2

I am a little bit confused about this grammar topic. I just want to understand and ensure that I am using this grammar structure correctly.

There are some cases I used to use it.

  1. He is being quite rude to her. (He behaves badly with her)
  2. The task is being performed by the team (The team is performing the task now)
  3. Sorry for being late (Apologizing that I am late)
  4. In each case being reviewed, it is necessary to perform specific actions to find the reason for its failure. (Each case which is reviewed by someone requires specific actions in order to find something)

Am I using the grammar structure correctly ?

Thank you.

P.S Please let me know if I've done any other mistakes in the question.

  • Yes, they are all correct. Line 4: it is necessary, and then find, the reason for its failure. – Chris M Feb 10 '17 at 20:26
  • @ChrisM thanks for reply,4 line is just a random sentence. Appreciate your help. I have just corrected the mistake, does it look better ? – bryzzeij Feb 10 '17 at 20:38
  • Being is the present participle of the verb to be. Being is the state of things as they are. – WS2 Feb 10 '17 at 21:04
2

The word "being" is serving as what's called a present participle in these examples. It is helping to create a form of the verb called the present continuous tense.

You are probably familiar with a variety of tenses, but just in case you don't remember their names, here are some refresher examples, for the verb "feed". I chose an ordinary transitive verb (one which takes an object, i.e. one in which someone does the verb to something) to show the effect of different tenses more clearly:

Tense Example


Past

(Simple) Perfect    I fed the baby
Pluperfect          I had fed the baby
Imperfect           I was _feeding_ the baby

Present

(Simple) Present    I feed the baby
Present Continuous  I am _feeding_ the baby

Future

Future              I will feed the baby
Future Perfect      I will have fed the baby

Note that 2 of these, the Imperfect and the Present Continuous, use the present participle form of the verb itself, "feeding".

Now, suppose that you are the baby. Instead of the active form of the verb, "to feed", we can switch to the passive form, "to be fed". Then, the sentences from earlier in these two tenses change to:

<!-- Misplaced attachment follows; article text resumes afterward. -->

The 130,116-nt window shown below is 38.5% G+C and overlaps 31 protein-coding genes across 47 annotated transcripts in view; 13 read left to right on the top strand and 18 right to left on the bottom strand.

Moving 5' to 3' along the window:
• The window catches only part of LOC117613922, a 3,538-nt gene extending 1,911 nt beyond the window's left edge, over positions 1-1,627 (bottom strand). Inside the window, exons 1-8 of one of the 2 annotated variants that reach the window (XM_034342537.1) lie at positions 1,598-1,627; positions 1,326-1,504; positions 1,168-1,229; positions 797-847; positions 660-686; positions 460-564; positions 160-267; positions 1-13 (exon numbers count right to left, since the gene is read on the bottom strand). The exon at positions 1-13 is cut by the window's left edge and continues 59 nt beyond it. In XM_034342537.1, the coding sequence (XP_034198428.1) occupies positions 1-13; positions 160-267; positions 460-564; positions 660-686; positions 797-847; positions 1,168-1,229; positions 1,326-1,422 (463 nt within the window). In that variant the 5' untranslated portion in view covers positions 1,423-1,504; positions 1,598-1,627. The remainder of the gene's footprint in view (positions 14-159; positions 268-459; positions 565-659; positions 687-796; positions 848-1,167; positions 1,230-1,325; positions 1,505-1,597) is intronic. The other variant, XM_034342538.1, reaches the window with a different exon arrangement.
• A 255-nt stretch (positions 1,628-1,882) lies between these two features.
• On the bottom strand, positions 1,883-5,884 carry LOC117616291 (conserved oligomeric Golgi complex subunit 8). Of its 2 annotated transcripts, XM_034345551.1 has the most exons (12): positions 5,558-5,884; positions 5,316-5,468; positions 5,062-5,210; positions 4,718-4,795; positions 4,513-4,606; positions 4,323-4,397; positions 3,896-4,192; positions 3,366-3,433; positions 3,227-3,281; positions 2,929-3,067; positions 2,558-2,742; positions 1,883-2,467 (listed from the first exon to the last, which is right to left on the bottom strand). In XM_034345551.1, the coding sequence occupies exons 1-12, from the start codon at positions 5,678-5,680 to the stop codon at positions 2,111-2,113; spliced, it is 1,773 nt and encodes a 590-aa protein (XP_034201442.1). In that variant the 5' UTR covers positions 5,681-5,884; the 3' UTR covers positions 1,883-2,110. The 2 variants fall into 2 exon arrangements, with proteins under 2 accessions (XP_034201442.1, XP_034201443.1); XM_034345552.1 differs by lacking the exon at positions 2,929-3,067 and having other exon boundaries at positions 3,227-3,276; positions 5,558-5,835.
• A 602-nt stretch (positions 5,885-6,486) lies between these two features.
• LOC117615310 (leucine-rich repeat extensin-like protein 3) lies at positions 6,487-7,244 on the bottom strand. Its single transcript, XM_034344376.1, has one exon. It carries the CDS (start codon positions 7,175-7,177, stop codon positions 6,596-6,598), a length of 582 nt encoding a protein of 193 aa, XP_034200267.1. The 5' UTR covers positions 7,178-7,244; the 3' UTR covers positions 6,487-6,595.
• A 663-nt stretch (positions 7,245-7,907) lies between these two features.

Imperfect           I was _being_ fed
Present Continuous  I am _being_ fed

So, the word "being" shows up most commonly in these two tenses, in the passive form of the verb.

Note: The verb "to be" is an additional, unique case where the word "being" can appear to form these same tenses, but the verb is intransitive. For example:

Imperfect           I was _being_ careful
Present Continuous  I am _being_ careful

Modern American English relies heavily on present continuous tense verb forms instead of the more mundane present tense. In fact, the simple present tense is only regularly used in one way - to reflect an ongoing, regular activity. A few examples:

"How do you get to work?" "I ride the bus." "What kind of work do you do?" "I feed animals at the zoo."

The normal and more common form of the present tense in AmE is the present continuous:

"I'm watching my weight".
"He's being asked to sign the papers."
"She's getting really upset."

BritE does the same thing, but the simple present shows up a bit more, just as a variation in usage.

Note: There is one rather uncommon usage of the word "being". It sometimes appears to start an adjectival phrase, which is a phrase that describes something. For example:

"The ship's captain, being taller than the rest of the crew, was able to reach the swinging cask."

There is another occasional, but incorrect, usage where the word "being" is used as part of a kind of additional dangling phrase that's trying to do the job of a conjunction:

"I ate the rest of the cake, the reason being that I was depressed."

These are really two separate ideas, and could be correctly framed by inserting the conjunction "because" and dropping the awkward phrase "the reason being that":

"I ate the rest of the cake because I was depressed."

  • I could have added the Future Continuous ("I will be feeding the baby") and other tenses, but the tenses that were shown adequately make the point. – jaxter Feb 11 '17 at 2:35
  • thank you so much for a such comprehensive answer. Appreciate it. I was mostly interested in my fourth example and I think yours sentence "The ship's captain, being taller than the rest of the crew, was able to reach the swinging cask." For me this usage is useful when I want to refer to something that is discussed now. I guess I could probably use just the definite article in order to refer to previously mentioned thing, but such grammar structure makes it clearer. Am I right ? – bryzzeij Feb 11 '17 at 20:29
0

In each case being reviewed, it necessary to find the main point and than find the reason of failure

This sentence does not have a predicate. It should read:

In each case being reviewed, it is necessary to find the main point and then find the reason of failure

I believe you misspelled "then".
Without the "is" the sentence only has an understood verb. By turning the sentence around a little, it is not hard to see:

To find the main point and then find the reason for failure in each case is necessary.

Without the "is" the thoughts are not complete. It may be you intended to use the "is" and didn't by mistake, in which case the only problem is proof reading. The other three sentences seem OK.

  • I have just corrected this sentence, does it look better now ? – bryzzeij Feb 10 '17 at 20:42
  • yep. I see no problem – J. Taylor Feb 10 '17 at 21:00

Your Answer

By clicking “Post Your Answer”, you agree to our terms of service, privacy policy and cookie policy

Not the answer you're looking for? Browse other questions tagged or ask your own question.